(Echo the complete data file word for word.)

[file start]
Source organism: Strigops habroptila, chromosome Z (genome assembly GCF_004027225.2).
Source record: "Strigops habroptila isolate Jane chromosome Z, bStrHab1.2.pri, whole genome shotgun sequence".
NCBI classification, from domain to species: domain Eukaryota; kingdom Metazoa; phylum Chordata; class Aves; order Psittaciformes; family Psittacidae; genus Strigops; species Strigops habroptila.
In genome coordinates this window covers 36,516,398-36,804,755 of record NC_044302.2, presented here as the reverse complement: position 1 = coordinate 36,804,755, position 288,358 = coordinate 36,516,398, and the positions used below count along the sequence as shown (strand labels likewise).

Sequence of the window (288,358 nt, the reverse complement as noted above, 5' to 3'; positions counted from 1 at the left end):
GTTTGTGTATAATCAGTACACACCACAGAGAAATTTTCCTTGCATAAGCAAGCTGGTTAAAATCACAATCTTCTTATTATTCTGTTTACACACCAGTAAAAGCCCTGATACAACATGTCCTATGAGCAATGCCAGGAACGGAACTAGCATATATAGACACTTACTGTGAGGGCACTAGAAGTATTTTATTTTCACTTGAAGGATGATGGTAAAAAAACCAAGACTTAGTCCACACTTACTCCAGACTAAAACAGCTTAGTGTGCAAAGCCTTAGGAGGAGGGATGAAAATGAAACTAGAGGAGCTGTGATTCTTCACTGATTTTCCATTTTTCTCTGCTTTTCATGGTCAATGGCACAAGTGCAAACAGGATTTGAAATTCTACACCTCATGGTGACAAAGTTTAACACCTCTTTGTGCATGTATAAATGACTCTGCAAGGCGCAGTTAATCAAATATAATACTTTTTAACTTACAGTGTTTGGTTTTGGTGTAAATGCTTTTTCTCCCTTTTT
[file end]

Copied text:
Source organism: Strigops habroptila, chromosome Z (genome assembly GCF_004027225.2).
Source record: "Strigops habroptila isolate Jane chromosome Z, bStrHab1.2.pri, whole genome shotgun sequence".
NCBI classification, from domain to species: domain Eukaryota; kingdom Metazoa; phylum Chordata; class Aves; order Psittaciformes; family Psittacidae; genus Strigops; species Strigops habroptila.
In genome coordinates this window covers 36,516,398-36,804,755 of record NC_044302.2, presented here as the reverse complement: position 1 = coordinate 36,804,755, position 288,358 = coordinate 36,516,398, and the positions used below count along the sequence as shown (strand labels likewise).

Sequence of the window (288,358 nt, the reverse complement as noted above, 5' to 3'; positions counted from 1 at the left end):
GTTTGTGTATAATCAGTACACACCACAGAGAAATTTTCCTTGCATAAGCAAGCTGGTTAAAATCACAATCTTCTTATTATTCTGTTTACACACCAGTAAAAGCCCTGATACAACATGTCCTATGAGCAATGCCAGGAACGGAACTAGCATATATAGACACTTACTGTGAGGGCACTAGAAGTATTTTATTTTCACTTGAAGGATGATGGTAAAAAAACCAAGACTTAGTCCACACTTACTCCAGACTAAAACAGCTTAGTGTGCAAAGCCTTAGGAGGAGGGATGAAAATGAAACTAGAGGAGCTGTGATTCTTCACTGATTTTCCATTTTTCTCTGCTTTTCATGGTCAATGGCACAAGTGCAAACAGGATTTGAAATTCTACACCTCATGGTGACAAAGTTTAACACCTCTTTGTGCATGTATAAATGACTCTGCAAGGCGCAGTTAATCAAATATAATACTTTTTAACTTACAGTGTTTGGTTTTGGTGTAAATGCTTTTTCTCCCTTTTT